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I am completing a master's by research (in Humanities), and thus shall be writing a thesis with no class work. I am using both a mixture of primary and secondary source but one item that has me a bit unsure is the use of other master's theses. Is there an expectation at the master's level that you would only consult documents at a higher level (PhD and up)? I know the simple answer would be to ask your advisor, which I intend to do, but I wondering it their any accepted academic practice or principle on the issue?

Should or can I refer to (and cite) other master's thesis as source material or should I be only using material that would be considered above the master's level, such as PhD theses?

  • What about rephrasing your question to something like: Is it acceptable to refer to another same level thesis or dissertation? – Enthusiastic Engineer Sep 30 '14 at 12:36
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In general, there is no such widespread requirement or expectation anywhere in academia. (Perhaps a particularly unusual advisor might have such an expectation, but even then, I doubt it.)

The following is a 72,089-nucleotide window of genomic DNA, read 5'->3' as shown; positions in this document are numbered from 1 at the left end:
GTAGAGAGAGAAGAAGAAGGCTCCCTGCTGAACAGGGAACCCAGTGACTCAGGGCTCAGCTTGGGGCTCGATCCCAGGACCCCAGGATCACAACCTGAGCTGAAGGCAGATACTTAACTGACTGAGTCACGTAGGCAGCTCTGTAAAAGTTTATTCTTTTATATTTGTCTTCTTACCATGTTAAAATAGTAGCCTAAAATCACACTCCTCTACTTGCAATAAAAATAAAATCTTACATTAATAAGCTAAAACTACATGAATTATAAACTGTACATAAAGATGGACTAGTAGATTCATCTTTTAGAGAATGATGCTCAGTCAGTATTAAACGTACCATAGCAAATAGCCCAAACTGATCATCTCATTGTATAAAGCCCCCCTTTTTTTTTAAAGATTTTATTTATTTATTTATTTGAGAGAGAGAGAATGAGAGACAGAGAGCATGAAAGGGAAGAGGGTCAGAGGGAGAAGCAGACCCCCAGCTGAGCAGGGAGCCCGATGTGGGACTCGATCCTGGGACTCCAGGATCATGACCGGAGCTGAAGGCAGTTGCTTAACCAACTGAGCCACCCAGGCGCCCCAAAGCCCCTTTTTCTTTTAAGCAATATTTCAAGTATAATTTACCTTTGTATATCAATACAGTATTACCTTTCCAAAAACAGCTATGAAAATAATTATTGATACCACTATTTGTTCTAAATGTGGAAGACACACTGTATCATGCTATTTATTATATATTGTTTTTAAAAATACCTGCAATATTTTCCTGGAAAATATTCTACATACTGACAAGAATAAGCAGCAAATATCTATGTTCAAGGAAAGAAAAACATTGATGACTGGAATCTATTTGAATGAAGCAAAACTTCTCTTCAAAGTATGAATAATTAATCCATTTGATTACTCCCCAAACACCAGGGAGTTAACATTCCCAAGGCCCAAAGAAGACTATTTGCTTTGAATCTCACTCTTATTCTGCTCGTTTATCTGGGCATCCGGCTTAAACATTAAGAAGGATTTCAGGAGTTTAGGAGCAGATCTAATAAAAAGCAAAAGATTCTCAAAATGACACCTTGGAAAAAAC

If you note the citations of research papers, a decent number of them will cite master's theses—some of my papers certainly do! And if I can submit a paper to a major journal that cites a master's thesis, why wouldn't another student's master's thesis?

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Yes, you can cite another master's thesis. You also should, if it is relevant to the work. And no, don't just pillage that other thesis for sources and ignore it. That would negate the benefit of access to that thesis, which you should make available to future readers of your own thesis.

Above all, don't think like a student. Think like a writer, which is what you are. Your work, and those of other writers, should be treated with due consideration no matter the pedigree of the writers. Stop thinking of academia like some sort of sacred place where "students" are lesser beings. There are no gods here; only flawed men and women with nary a grasp of purpose.

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Firstly, I would ask your supervisor/advisor for advice.

But, generally speaking this should be fine, as Masters thesis are examples of completed and verified research (in that they have either undergone defense or are peer reviewed - as was my case).

One thing you could do though, is to use the thesis almost like a well-referenced Wikipedia page - in that you find the main referenced points that are relevant to your research and seek and peruse the paper that was used - chances are, you may find more information to assist in your specific research.

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